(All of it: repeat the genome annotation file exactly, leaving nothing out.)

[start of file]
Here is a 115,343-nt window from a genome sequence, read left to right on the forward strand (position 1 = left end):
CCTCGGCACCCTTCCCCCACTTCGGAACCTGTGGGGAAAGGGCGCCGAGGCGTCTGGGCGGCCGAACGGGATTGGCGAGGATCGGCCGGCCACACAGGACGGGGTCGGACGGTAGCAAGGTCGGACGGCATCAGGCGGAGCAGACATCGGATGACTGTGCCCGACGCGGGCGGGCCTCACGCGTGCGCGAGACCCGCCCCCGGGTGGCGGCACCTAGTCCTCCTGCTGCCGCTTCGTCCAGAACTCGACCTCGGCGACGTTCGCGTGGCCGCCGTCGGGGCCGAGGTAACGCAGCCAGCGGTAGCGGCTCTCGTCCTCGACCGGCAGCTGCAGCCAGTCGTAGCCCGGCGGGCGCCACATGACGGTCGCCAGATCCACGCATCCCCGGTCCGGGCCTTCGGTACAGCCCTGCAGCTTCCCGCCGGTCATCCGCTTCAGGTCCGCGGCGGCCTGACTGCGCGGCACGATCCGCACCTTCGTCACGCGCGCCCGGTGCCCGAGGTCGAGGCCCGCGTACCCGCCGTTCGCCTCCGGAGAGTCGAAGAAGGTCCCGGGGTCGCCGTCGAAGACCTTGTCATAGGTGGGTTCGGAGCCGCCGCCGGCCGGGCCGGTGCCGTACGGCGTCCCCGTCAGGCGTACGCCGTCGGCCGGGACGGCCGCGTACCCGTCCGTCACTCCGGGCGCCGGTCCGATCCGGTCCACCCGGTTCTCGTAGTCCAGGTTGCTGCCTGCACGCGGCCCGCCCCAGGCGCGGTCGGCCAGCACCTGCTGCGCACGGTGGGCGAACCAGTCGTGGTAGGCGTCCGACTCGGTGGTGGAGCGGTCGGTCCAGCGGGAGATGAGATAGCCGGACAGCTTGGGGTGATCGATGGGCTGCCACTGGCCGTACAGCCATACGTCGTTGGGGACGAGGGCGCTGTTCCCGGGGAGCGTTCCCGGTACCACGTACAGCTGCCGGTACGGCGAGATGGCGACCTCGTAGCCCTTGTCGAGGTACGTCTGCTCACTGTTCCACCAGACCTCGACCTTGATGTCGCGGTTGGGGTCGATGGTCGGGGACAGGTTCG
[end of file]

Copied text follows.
Here is a 115,343-nt window from a genome sequence, read left to right on the forward strand (position 1 = left end):
CCTCGGCACCCTTCCCCCACTTCGGAACCTGTGGGGAAAGGGCGCCGAGGCGTCTGGGCGGCCGAACGGGATTGGCGAGGATCGGCCGGCCACACAGGACGGGGTCGGACGGTAGCAAGGTCGGACGGCATCAGGCGGAGCAGACATCGGATGACTGTGCCCGACGCGGGCGGGCCTCACGCGTGCGCGAGACCCGCCCCCGGGTGGCGGCACCTAGTCCTCCTGCTGCCGCTTCGTCCAGAACTCGACCTCGGCGACGTTCGCGTGGCCGCCGTCGGGGCCGAGGTAACGCAGCCAGCGGTAGCGGCTCTCGTCCTCGACCGGCAGCTGCAGCCAGTCGTAGCCCGGCGGGCGCCACATGACGGTCGCCAGATCCACGCATCCCCGGTCCGGGCCTTCGGTACAGCCCTGCAGCTTCCCGCCGGTCATCCGCTTCAGGTCCGCGGCGGCCTGACTGCGCGGCACGATCCGCACCTTCGTCACGCGCGCCCGGTGCCCGAGGTCGAGGCCCGCGTACCCGCCGTTCGCCTCCGGAGAGTCGAAGAAGGTCCCGGGGTCGCCGTCGAAGACCTTGTCATAGGTGGGTTCGGAGCCGCCGCCGGCCGGGCCGGTGCCGTACGGCGTCCCCGTCAGGCGTACGCCGTCGGCCGGGACGGCCGCGTACCCGTCCGTCACTCCGGGCGCCGGTCCGATCCGGTCCACCCGGTTCTCGTAGTCCAGGTTGCTGCCTGCACGCGGCCCGCCCCAGGCGCGGTCGGCCAGCACCTGCTGCGCACGGTGGGCGAACCAGTCGTGGTAGGCGTCCGACTCGGTGGTGGAGCGGTCGGTCCAGCGGGAGATGAGATAGCCGGACAGCTTGGGGTGATCGATGGGCTGCCACTGGCCGTACAGCCATACGTCGTTGGGGACGAGGGCGCTGTTCCCGGGGAGCGTTCCCGGTACCACGTACAGCTGCCGGTACGGCGAGATGGCGACCTCGTAGCCCTTGTCGAGGTACGTCTGCTCACTGTTCCACCAGACCTCGACCTTGATGTCGCGGTTGGGGTCGATGGTCGGGGACAGGTTCG